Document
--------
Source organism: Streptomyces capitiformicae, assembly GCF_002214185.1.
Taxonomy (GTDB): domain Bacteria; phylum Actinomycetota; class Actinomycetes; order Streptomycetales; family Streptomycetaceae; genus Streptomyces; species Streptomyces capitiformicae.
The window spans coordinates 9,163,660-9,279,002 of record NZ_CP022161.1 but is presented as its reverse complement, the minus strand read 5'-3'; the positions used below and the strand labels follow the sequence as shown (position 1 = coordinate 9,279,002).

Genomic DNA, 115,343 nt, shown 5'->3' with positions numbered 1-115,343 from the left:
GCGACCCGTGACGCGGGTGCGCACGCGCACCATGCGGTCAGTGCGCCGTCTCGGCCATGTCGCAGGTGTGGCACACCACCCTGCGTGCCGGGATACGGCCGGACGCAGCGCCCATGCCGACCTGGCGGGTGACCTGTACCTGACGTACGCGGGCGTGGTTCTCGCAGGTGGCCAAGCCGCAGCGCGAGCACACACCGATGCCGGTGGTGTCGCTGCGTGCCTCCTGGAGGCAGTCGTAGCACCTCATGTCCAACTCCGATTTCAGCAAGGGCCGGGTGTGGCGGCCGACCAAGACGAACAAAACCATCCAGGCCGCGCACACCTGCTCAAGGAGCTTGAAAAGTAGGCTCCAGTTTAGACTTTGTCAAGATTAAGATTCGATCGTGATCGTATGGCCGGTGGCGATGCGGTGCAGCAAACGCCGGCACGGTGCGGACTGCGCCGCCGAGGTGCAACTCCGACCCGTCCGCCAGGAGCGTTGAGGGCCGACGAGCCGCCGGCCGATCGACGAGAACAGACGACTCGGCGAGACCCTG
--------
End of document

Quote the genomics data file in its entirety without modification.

Source organism: Streptomyces capitiformicae, assembly GCF_002214185.1.
Taxonomy (GTDB): domain Bacteria; phylum Actinomycetota; class Actinomycetes; order Streptomycetales; family Streptomycetaceae; genus Streptomyces; species Streptomyces capitiformicae.
The window spans coordinates 9,163,660-9,279,002 of record NZ_CP022161.1 but is presented as its reverse complement, the minus strand read 5'-3'; the positions used below and the strand labels follow the sequence as shown (position 1 = coordinate 9,279,002).

Genomic DNA, 115,343 nt, shown 5'->3' with positions numbered 1-115,343 from the left:
GCGACCCGTGACGCGGGTGCGCACGCGCACCATGCGGTCAGTGCGCCGTCTCGGCCATGTCGCAGGTGTGGCACACCACCCTGCGTGCCGGGATACGGCCGGACGCAGCGCCCATGCCGACCTGGCGGGTGACCTGTACCTGACGTACGCGGGCGTGGTTCTCGCAGGTGGCCAAGCCGCAGCGCGAGCACACACCGATGCCGGTGGTGTCGCTGCGTGCCTCCTGGAGGCAGTCGTAGCACCTCATGTCCAACTCCGATTTCAGCAAGGGCCGGGTGTGGCGGCCGACCAAGACGAACAAAACCATCCAGGCCGCGCACACCTGCTCAAGGAGCTTGAAAAGTAGGCTCCAGTTTAGACTTTGTCAAGATTAAGATTCGATCGTGATCGTATGGCCGGTGGCGATGCGGTGCAGCAAACGCCGGCACGGTGCGGACTGCGCCGCCGAGGTGCAACTCCGACCCGTCCGCCAGGAGCGTTGAGGGCCGACGAGCCGCCGGCCGATCGACGAGAACAGACGACTCGGCGAGACCCTG